Busiest Town in America

As I pushed open the big red door at the back of a very average looking church, I made my way quickly up the stairs to avoid questions from security or random people in the hallway.  Several steps and doors later, I see the sign I’ve been looking for: HacDC, Washington DC’s first hacker space.  As I reach for the door I picture a huge room with computer parts everywhere, funny robots designed by creative minds, and a few people hanging out on a Thursday afternoon typing away on their laptops. But after attempting to push he doors opened and knocking, it became obvious not only that the place was locked, but that no one was home.

A text message from my friend from HacDC: I’ll be right there.

Rushing over from his job, he’s glad to see us and unlocks the doors, turning on the lights and revealing a good sized room with a long table, and indeed, plenty of computer and machine parts scattered in different corners of the place.  He explains to us what usually happens on the average week at HacDC and that there aren’t typically people hanging around working on projects during the day. “We don’t have students, unemployed or self-employed people like you might see at other hacker spaces in the US or in Europe. Here in DC all our people are very busy with their jobs and they don’t hang out much unless for a specific event.”

I thought about those words and what I had seen of the DC world over the few days I was in town. As someone who visits here only every other year for the past decade, I’ve long noticed that people in this town are among the busiest people I know. Even when they’re relaxing in a café or chatting at a party late at night, they’re talking about what they are busy with during the day.  A pretty big different from other cities I know where people work as freelancers or consultants and take time during the week to do something completely different or simply relax in the middle of the day.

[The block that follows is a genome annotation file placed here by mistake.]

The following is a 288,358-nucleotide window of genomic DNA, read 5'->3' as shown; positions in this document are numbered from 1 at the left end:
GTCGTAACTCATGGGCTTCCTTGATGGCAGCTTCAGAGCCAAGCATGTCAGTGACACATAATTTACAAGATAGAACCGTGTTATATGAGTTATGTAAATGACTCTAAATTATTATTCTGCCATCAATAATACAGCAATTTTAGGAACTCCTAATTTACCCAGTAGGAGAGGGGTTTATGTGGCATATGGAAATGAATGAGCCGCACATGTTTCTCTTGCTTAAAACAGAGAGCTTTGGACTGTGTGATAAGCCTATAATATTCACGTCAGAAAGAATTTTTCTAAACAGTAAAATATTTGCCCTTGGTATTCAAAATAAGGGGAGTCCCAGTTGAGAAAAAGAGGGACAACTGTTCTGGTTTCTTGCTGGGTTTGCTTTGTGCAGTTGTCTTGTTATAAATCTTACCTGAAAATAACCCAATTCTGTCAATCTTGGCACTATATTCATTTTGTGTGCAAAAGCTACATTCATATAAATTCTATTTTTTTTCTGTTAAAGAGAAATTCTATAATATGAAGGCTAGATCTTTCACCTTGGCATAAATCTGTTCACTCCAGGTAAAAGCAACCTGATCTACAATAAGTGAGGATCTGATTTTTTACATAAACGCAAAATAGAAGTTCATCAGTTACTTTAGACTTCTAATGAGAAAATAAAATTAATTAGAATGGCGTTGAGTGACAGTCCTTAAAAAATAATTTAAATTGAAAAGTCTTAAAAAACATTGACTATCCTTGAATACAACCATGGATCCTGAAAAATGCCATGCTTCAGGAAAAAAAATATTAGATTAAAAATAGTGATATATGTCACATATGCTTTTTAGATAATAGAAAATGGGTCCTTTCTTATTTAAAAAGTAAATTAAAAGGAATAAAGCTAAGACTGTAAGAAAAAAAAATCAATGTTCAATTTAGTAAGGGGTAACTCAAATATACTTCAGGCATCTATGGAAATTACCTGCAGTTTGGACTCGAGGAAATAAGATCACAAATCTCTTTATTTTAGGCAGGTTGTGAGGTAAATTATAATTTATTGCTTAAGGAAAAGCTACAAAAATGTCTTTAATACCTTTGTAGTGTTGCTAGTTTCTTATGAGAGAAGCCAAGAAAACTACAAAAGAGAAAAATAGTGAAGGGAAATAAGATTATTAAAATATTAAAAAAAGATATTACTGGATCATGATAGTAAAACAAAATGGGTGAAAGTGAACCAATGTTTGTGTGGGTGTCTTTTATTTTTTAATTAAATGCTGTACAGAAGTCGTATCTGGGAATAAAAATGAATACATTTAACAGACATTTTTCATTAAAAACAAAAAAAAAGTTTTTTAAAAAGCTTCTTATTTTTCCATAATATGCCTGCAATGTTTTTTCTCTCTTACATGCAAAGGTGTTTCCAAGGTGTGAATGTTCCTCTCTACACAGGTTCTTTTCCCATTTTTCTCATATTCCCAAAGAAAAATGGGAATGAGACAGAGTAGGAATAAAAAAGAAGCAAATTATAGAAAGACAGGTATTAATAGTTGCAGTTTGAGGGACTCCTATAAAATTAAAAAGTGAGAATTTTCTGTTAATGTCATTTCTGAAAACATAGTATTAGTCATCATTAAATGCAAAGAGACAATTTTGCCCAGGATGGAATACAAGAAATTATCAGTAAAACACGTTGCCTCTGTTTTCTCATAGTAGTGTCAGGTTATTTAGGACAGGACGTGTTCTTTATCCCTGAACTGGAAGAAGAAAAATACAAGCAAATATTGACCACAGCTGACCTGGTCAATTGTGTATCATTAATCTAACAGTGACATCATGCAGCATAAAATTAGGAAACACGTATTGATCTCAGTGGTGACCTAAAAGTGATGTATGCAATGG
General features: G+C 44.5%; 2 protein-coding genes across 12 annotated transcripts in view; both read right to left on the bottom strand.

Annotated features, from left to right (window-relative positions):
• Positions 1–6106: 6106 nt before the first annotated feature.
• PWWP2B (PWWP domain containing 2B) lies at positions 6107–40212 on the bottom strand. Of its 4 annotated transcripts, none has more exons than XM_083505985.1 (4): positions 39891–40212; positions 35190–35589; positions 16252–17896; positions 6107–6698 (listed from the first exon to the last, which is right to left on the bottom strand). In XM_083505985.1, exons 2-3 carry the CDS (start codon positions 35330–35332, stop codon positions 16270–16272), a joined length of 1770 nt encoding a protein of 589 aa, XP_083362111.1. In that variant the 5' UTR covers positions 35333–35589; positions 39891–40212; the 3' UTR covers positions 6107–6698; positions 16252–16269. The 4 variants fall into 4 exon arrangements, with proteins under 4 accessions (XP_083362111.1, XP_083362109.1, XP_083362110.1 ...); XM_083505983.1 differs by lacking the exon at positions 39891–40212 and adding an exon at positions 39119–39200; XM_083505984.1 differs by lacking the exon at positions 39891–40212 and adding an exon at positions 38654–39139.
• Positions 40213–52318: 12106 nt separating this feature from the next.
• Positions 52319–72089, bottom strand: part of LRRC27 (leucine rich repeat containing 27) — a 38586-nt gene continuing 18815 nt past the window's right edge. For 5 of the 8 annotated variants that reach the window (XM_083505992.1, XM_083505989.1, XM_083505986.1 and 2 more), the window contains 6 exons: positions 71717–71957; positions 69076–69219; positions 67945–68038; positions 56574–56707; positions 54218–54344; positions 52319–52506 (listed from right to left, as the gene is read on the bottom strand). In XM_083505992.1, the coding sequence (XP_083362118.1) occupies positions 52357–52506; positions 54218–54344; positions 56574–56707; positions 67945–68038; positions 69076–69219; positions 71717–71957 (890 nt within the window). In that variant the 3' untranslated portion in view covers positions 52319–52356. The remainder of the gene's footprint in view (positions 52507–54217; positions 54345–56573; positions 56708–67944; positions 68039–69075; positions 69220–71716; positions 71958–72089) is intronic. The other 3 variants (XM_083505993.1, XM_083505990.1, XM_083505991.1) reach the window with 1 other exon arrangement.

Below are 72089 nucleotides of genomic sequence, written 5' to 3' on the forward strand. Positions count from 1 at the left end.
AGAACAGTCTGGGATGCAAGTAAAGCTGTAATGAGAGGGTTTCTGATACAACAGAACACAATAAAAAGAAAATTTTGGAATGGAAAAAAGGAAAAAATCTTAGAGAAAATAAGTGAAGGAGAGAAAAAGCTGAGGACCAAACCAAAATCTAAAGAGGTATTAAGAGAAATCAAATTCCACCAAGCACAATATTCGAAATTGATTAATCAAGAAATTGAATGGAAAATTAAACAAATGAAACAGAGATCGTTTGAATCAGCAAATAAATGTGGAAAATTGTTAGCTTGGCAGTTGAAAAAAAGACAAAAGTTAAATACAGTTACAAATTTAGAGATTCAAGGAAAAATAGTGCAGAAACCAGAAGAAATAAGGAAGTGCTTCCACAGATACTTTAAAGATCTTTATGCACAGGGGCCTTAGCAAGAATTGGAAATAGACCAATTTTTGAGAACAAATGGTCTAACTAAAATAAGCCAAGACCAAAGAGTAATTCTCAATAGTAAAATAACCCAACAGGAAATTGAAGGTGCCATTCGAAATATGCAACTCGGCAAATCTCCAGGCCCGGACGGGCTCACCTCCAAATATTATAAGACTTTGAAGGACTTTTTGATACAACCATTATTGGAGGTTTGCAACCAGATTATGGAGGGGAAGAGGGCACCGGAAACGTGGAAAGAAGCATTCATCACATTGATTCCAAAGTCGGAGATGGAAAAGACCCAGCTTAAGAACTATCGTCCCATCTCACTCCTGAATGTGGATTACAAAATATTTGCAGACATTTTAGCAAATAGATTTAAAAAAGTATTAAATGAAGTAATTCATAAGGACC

While I watch all the busy Washingtonians getting on the metro with their heads already buried in their smart phones, I think about the Climate Change Conference going on in Copenhagen at that very moment.  Here we sit on a comfortable and efficient metro system, while out the window I can see traffic jams and parking lots. Hardly any of my good friends in DC have cars, and if you ask them about the Climate Conference, they’re concerned and quite informed.  But as I watch everyone inside and outside the train, busy in their hectic work worlds that seem so demanding, Copenhagen and climate change seem pretty far away.

Writing this several days later, I now know about the “deal” world leaders reached at Copenhagen.  Naturally, opinions on what the results are worth, vary.  The critical and experienced voices on the ground at the conference are talking about the deal as coming up well short of what is needed to stave off the severe effects of climate change in the near future.  We needed a strong and comprehensive deal, that goes for those us on the metro in Washington or those working the fields in Thailand, but our leaders came back with something less than what we needed.

Lot’s of reasons can be and are being listed to explain why they came up short in Copenhagen.  Myself I think back to my Washington visit, and all those busy people. Surely I don’t know everyone’s story and I can’t know what they’re really worried about. But when it comes to the Climate Conference of 2009, like many places around the world, the nation’s capital that I observed seemed to have its focus elsewhere.